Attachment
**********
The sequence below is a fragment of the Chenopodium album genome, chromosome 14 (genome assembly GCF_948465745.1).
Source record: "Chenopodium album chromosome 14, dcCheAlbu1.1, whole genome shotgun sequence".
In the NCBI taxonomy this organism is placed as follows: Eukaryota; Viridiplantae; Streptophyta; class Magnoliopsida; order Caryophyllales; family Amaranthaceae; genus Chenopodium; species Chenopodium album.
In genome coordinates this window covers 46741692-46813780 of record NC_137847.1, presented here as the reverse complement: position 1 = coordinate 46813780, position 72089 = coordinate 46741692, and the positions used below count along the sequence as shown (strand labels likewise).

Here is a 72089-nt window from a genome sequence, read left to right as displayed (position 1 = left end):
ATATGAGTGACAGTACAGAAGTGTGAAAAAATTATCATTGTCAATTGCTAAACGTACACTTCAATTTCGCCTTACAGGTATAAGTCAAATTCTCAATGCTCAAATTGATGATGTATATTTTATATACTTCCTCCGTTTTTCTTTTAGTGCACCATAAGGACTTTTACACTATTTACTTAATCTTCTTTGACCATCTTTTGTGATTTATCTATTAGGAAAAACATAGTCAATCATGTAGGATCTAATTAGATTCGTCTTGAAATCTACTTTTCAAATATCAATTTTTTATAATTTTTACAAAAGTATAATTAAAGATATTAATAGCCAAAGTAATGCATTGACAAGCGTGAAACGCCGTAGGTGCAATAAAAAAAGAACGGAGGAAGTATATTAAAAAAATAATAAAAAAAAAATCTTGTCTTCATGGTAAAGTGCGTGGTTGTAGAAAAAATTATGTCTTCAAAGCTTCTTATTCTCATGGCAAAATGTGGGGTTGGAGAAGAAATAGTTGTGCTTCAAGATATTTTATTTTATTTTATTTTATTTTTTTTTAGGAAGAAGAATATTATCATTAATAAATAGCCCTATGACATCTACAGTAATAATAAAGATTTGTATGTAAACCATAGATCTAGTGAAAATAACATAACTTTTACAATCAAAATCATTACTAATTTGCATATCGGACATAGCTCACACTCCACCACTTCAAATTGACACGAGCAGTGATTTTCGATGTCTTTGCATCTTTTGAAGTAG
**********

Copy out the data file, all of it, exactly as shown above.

The sequence below is a fragment of the Chenopodium album genome, chromosome 14 (genome assembly GCF_948465745.1).
Source record: "Chenopodium album chromosome 14, dcCheAlbu1.1, whole genome shotgun sequence".
In the NCBI taxonomy this organism is placed as follows: Eukaryota; Viridiplantae; Streptophyta; class Magnoliopsida; order Caryophyllales; family Amaranthaceae; genus Chenopodium; species Chenopodium album.
In genome coordinates this window covers 46741692-46813780 of record NC_137847.1, presented here as the reverse complement: position 1 = coordinate 46813780, position 72089 = coordinate 46741692, and the positions used below count along the sequence as shown (strand labels likewise).

Here is a 72089-nt window from a genome sequence, read left to right as displayed (position 1 = left end):
ATATGAGTGACAGTACAGAAGTGTGAAAAAATTATCATTGTCAATTGCTAAACGTACACTTCAATTTCGCCTTACAGGTATAAGTCAAATTCTCAATGCTCAAATTGATGATGTATATTTTATATACTTCCTCCGTTTTTCTTTTAGTGCACCATAAGGACTTTTACACTATTTACTTAATCTTCTTTGACCATCTTTTGTGATTTATCTATTAGGAAAAACATAGTCAATCATGTAGGATCTAATTAGATTCGTCTTGAAATCTACTTTTCAAATATCAATTTTTTATAATTTTTACAAAAGTATAATTAAAGATATTAATAGCCAAAGTAATGCATTGACAAGCGTGAAACGCCGTAGGTGCAATAAAAAAAGAACGGAGGAAGTATATTAAAAAAATAATAAAAAAAAAATCTTGTCTTCATGGTAAAGTGCGTGGTTGTAGAAAAAATTATGTCTTCAAAGCTTCTTATTCTCATGGCAAAATGTGGGGTTGGAGAAGAAATAGTTGTGCTTCAAGATATTTTATTTTATTTTATTTTATTTTTTTTTAGGAAGAAGAATATTATCATTAATAAATAGCCCTATGACATCTACAGTAATAATAAAGATTTGTATGTAAACCATAGATCTAGTGAAAATAACATAACTTTTACAATCAAAATCATTACTAATTTGCATATCGGACATAGCTCACACTCCACCACTTCAAATTGACACGAGCAGTGATTTTCGATGTCTTTGCATCTTTTGAAGTAG